I’m intrigued by the question of “what form the world’s monetary systems will take on in the 22nd century?” I’ve read it suggested in a few places that a “Facebook like” or its equivalent could potentially become a central holder of monetary value. So in such a world, presumably, information is king. I would earn “likes” by providing useful information, and would then spend those “likes” to gain other useful information.
Unfortunately, in this day and age, a “facebook like” often incentivizes not the exchange of valuable information but the exchange of entertaining information. While truly informative, useful, or insightful content will sometimes gather a lot of “likes”, most of the time the popular stuff is just witty silliness or something with shock-value. News networks and newspapers suffer from the same problem. Most of the time, good old-fashioned investigative journalism just doesn’t sell.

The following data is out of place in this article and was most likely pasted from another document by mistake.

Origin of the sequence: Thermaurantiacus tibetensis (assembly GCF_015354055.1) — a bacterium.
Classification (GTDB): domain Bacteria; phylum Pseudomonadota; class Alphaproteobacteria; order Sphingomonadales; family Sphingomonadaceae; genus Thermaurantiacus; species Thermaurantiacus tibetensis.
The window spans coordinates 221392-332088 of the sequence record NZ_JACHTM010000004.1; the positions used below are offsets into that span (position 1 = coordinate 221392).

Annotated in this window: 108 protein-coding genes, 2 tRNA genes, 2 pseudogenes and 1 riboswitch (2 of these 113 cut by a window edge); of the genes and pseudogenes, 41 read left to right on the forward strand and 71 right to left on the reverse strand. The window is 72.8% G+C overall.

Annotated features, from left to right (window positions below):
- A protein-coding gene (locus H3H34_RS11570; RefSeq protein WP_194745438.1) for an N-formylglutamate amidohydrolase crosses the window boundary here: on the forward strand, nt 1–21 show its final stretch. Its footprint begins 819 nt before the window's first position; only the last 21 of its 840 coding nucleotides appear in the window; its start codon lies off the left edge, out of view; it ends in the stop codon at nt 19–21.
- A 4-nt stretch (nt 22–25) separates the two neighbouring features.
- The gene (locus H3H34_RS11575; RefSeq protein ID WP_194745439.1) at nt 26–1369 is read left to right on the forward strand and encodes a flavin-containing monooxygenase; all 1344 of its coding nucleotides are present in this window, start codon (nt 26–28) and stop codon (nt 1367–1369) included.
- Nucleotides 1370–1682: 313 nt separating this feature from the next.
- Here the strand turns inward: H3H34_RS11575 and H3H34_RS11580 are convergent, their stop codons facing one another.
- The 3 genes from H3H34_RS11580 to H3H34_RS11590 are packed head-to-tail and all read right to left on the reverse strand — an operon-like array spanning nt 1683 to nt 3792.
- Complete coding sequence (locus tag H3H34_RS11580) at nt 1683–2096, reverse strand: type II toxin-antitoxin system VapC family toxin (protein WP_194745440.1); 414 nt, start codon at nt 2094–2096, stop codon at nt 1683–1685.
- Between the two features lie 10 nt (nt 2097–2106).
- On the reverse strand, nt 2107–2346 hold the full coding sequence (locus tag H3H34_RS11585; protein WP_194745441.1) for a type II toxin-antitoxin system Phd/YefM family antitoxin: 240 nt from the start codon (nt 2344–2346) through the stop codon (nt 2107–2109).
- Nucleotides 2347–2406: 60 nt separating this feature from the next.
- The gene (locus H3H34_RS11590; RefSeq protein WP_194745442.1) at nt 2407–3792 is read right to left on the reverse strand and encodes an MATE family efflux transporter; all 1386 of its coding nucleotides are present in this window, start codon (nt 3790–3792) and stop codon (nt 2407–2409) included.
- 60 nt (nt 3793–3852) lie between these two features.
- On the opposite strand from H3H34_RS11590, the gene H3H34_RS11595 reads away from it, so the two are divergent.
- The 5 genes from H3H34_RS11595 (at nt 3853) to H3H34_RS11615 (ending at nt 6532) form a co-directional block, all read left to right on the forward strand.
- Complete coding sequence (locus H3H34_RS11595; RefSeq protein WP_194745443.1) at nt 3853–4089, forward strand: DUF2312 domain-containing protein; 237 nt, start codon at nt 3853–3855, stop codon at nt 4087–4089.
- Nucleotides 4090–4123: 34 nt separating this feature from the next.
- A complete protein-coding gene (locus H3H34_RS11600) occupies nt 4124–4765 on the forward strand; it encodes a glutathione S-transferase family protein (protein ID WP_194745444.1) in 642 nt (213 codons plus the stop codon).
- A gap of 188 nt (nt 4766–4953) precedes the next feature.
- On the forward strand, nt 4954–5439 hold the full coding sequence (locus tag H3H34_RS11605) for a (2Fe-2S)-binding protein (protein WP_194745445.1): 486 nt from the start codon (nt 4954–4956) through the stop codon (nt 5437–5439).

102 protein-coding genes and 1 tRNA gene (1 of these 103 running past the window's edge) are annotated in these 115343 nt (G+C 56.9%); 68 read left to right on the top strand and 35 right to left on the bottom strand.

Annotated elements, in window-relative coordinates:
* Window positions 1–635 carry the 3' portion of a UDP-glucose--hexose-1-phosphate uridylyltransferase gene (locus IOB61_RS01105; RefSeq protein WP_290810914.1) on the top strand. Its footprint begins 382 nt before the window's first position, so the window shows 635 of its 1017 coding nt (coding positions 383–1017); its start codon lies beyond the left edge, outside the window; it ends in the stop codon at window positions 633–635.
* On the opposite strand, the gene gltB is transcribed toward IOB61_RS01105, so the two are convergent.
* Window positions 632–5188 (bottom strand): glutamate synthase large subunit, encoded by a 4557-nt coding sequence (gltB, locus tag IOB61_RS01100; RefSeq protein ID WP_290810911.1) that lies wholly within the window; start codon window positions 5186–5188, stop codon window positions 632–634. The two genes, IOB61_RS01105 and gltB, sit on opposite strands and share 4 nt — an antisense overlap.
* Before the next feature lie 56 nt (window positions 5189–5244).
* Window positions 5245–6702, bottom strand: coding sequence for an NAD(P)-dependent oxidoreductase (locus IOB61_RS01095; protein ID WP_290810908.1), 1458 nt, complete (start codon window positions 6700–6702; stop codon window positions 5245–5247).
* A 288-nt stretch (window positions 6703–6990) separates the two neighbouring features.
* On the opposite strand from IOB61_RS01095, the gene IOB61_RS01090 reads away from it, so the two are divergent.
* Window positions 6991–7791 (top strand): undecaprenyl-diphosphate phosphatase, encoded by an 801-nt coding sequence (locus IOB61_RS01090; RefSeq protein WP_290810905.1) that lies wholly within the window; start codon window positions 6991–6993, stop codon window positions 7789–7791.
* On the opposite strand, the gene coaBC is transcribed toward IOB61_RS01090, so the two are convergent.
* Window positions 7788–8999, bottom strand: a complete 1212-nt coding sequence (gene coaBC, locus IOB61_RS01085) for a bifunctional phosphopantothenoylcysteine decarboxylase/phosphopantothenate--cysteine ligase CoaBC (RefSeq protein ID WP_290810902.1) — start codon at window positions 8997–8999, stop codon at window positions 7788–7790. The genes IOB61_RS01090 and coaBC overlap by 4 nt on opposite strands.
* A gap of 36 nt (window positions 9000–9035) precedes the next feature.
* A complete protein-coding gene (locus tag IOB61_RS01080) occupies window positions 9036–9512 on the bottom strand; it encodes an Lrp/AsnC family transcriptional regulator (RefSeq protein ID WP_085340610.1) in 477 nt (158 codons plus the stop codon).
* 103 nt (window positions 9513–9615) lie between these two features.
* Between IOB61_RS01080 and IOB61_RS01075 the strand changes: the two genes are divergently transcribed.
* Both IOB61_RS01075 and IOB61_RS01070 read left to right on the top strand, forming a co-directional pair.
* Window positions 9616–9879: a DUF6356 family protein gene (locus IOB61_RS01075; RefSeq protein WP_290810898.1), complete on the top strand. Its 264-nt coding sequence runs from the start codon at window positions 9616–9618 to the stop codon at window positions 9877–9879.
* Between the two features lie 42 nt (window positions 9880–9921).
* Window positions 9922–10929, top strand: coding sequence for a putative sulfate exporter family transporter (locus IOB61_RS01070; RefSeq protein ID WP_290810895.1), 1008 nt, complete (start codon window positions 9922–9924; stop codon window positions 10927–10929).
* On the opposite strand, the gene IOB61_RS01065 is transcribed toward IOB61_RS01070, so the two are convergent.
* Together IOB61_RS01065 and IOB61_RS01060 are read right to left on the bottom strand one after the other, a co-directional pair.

Wikipedia and StackExchange are two sites that give me hope that a crowd-driven reputation system can grow a solid knowledge repository. The incentives on those sites are centered around the quality of information. Anyone interested in having a trollin’-good-time is somehow naturally driven away from those sites. In a way, it’s the very kind of “democracy” that we have in America. We elect a group of “elites” that in theory are supposed to be the most capable in representing our needs as a society. In that same way, StackExchange elects moderators that in theory represent the interests of the community and the knowledge that community is seeking to gather.
YouTube, in particular, has some of the most educational and fascinating content (lectures, documentaries, tutorials, etc), but at the same time it welcomes the random, the offensive, and the absurd. To me nothing represents that better than the #1 video on YouTube is 1.6 BILLION views: